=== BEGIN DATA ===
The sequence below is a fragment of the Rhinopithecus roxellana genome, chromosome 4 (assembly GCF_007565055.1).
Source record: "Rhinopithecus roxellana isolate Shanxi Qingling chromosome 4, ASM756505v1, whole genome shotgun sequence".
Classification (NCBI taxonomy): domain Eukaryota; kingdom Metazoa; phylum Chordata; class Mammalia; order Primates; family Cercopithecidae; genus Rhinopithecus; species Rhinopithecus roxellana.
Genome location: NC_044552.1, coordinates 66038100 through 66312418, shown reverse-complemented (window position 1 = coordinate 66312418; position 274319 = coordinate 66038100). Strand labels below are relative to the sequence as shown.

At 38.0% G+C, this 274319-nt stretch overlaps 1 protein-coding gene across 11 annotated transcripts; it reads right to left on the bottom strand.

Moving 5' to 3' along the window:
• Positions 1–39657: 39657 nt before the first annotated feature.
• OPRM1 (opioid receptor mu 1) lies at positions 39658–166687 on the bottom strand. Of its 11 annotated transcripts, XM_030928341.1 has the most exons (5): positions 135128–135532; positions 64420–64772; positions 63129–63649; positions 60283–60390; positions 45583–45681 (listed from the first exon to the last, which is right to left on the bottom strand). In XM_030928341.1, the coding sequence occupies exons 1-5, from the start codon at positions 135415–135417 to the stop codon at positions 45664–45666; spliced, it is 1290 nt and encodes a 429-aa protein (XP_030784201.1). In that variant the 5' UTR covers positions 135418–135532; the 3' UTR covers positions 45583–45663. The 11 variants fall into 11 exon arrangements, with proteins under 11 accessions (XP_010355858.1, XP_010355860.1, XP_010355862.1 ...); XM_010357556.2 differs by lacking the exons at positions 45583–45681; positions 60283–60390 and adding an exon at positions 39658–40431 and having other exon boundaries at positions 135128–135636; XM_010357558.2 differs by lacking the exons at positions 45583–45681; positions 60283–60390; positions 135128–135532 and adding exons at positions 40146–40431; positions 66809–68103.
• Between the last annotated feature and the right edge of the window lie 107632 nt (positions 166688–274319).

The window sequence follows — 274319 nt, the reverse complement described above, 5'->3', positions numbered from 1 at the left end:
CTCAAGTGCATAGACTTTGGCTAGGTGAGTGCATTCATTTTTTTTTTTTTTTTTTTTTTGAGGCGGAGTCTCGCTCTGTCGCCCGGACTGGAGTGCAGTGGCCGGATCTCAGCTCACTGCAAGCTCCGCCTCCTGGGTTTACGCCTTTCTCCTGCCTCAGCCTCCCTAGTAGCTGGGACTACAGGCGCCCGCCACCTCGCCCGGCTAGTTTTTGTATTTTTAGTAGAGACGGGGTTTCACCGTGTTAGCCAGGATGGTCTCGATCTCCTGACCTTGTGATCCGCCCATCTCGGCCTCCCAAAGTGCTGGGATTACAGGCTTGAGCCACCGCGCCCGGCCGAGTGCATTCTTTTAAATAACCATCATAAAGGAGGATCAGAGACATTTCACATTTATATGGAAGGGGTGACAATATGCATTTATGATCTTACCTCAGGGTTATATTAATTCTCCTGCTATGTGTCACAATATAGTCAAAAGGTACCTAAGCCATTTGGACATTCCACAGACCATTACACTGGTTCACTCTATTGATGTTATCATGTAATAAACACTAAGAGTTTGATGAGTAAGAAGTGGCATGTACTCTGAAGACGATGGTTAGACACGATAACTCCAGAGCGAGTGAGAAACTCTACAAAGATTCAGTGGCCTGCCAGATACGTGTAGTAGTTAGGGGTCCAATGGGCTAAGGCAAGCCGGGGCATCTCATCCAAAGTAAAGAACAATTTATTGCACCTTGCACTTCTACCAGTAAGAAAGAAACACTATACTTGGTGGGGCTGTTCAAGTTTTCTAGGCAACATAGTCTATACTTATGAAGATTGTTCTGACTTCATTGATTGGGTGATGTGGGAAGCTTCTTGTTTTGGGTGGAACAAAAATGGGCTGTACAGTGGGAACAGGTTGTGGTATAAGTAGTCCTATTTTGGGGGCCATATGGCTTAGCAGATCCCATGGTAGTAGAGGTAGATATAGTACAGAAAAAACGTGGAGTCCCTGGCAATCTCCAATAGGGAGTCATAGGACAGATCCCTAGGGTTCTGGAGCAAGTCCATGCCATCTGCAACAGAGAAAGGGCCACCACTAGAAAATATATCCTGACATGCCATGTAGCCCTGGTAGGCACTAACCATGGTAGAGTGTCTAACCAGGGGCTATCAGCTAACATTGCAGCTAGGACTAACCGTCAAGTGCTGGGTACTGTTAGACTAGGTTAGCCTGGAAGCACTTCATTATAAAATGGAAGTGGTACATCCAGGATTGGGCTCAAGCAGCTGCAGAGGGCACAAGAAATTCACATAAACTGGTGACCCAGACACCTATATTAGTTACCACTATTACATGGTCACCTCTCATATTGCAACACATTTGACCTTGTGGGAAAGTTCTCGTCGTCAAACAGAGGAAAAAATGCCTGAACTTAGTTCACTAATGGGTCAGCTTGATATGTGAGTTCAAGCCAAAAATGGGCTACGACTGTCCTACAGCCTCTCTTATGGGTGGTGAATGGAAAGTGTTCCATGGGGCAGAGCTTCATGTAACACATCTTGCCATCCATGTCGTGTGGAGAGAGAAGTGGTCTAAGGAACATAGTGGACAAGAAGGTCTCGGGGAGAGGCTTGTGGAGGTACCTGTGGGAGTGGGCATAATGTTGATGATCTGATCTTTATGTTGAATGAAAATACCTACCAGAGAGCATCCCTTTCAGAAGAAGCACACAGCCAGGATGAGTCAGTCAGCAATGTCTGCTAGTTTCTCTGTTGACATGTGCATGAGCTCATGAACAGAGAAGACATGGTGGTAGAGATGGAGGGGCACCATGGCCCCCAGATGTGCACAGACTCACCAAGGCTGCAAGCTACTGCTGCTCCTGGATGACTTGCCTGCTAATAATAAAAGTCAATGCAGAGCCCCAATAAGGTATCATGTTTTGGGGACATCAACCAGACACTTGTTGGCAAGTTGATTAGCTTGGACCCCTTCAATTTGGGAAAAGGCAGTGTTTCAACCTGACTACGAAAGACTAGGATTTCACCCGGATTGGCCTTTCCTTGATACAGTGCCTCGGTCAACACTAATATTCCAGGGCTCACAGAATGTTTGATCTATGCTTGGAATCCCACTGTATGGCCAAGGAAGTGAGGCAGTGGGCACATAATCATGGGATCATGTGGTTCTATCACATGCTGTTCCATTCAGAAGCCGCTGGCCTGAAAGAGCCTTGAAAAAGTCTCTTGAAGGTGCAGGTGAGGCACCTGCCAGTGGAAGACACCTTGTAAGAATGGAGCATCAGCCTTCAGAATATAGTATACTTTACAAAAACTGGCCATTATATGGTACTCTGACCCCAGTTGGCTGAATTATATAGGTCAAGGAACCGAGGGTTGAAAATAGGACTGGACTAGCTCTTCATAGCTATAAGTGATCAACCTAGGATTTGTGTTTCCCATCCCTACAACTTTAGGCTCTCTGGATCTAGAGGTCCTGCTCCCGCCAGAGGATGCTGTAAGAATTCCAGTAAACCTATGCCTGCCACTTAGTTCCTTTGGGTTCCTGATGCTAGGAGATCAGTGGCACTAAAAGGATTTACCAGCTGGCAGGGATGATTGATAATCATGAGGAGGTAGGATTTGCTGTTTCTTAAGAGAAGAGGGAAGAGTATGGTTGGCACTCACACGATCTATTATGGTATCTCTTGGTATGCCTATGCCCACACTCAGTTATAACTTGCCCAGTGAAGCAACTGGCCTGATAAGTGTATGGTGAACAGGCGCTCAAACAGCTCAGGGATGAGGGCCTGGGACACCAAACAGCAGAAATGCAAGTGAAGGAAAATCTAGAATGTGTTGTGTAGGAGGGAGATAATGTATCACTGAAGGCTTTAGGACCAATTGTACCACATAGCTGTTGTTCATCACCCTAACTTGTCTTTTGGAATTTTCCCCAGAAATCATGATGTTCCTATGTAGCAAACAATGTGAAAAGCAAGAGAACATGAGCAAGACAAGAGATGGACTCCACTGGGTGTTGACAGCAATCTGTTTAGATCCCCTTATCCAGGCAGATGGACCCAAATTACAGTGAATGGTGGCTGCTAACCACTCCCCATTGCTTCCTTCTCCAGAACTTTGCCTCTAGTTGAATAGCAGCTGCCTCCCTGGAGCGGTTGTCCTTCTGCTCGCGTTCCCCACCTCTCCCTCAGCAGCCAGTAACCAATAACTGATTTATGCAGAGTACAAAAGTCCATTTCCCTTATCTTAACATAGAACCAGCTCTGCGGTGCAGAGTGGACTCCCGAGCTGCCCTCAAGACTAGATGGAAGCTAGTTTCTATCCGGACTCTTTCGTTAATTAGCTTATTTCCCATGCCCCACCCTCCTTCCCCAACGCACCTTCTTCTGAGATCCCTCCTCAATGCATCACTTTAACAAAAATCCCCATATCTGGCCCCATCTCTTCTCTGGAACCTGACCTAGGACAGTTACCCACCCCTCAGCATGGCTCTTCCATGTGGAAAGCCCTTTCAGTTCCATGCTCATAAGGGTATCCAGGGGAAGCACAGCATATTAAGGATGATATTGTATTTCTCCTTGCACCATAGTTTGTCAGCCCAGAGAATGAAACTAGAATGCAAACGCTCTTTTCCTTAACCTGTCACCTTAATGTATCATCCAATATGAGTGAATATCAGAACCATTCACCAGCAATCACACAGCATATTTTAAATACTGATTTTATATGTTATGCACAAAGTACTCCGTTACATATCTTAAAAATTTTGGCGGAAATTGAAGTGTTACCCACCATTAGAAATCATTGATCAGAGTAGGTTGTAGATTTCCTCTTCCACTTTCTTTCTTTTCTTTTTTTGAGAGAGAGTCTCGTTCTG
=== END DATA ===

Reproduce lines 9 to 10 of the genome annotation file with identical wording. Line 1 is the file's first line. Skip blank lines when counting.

• Between the last annotated feature and the right edge of the window lie 107632 nt (positions 166688–274319).

The window sequence follows — 274319 nt, the reverse complement described above, 5'->3', positions numbered from 1 at the left end: